Avoid working at height - that's the NFU message

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Avoid working at height. That’s the message the NFU and Farm Safety Partnership will promote during 2019.

One of the major causes of death and life changing injury in farming is falls from height and in particularly falls from height whilst carrying out roof and building maintenance

A fall from height is in one of the top three major causes of farm work place death. On average 5 persons lose their lives every year in incidents involving work at height and many more suffer life changing injuries.

A fall from even a very modest height can be very serious. This coupled with a lack of the skills, knowledge and correct equipment to carry out work at height can literally be a lethal combination.

The best advice for farmers is to avoid working at height altogether and to bring in a specialist contractor with the skills, knowledge experience and equipment to do the work safely.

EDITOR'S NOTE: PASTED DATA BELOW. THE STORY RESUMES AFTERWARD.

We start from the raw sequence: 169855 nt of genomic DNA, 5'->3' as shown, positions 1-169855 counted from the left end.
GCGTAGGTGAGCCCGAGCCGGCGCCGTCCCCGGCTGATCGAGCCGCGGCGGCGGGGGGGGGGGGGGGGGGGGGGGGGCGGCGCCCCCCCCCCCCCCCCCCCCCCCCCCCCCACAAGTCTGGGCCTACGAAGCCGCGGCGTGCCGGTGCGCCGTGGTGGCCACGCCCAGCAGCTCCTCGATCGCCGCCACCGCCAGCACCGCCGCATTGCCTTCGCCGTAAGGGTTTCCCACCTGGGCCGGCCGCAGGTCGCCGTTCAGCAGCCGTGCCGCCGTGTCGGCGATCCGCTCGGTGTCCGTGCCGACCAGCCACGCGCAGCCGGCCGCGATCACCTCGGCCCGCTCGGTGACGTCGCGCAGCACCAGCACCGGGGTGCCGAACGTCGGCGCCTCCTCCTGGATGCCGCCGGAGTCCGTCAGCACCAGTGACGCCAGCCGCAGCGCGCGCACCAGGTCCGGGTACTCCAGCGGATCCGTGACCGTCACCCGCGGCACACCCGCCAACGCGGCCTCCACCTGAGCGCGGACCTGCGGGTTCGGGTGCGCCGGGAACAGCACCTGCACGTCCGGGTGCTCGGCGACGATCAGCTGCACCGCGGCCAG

The risks of getting it wrong are shown in a recent HSE prosecution which was heard in Aberdeen on 29 November.In this case Alan Twatt (Potatoes) Limited asked an employee to install an electric cable through four barns at a height of approximately 4 metres. A potato box was used as a working platform. The worker fell up to 3.5 metres suffering a head injury and multiple fractures.

Using a potato box as a lifting platform is inherently unsafe and shows the real need for farms to outsource height work to specialist contractors wherever possible.

In this case not only was a worker put at risk and suffered serious harm the farming business was prosecuted and fined £40,000. All this could have been avoided.

The best way to avoid injury from a fall is to avoid working at height altogether and use a specialist contractor.This message and other information on how to manage the common risks farmers face every day and comply with health and safety law is in new Guidance from the HSE called ‘What a good fame looks like’.

Further advice on work at height is also available on the HSE web site and from CallFirst on 0370 845 8458.


Last edited on: 12:12:2018

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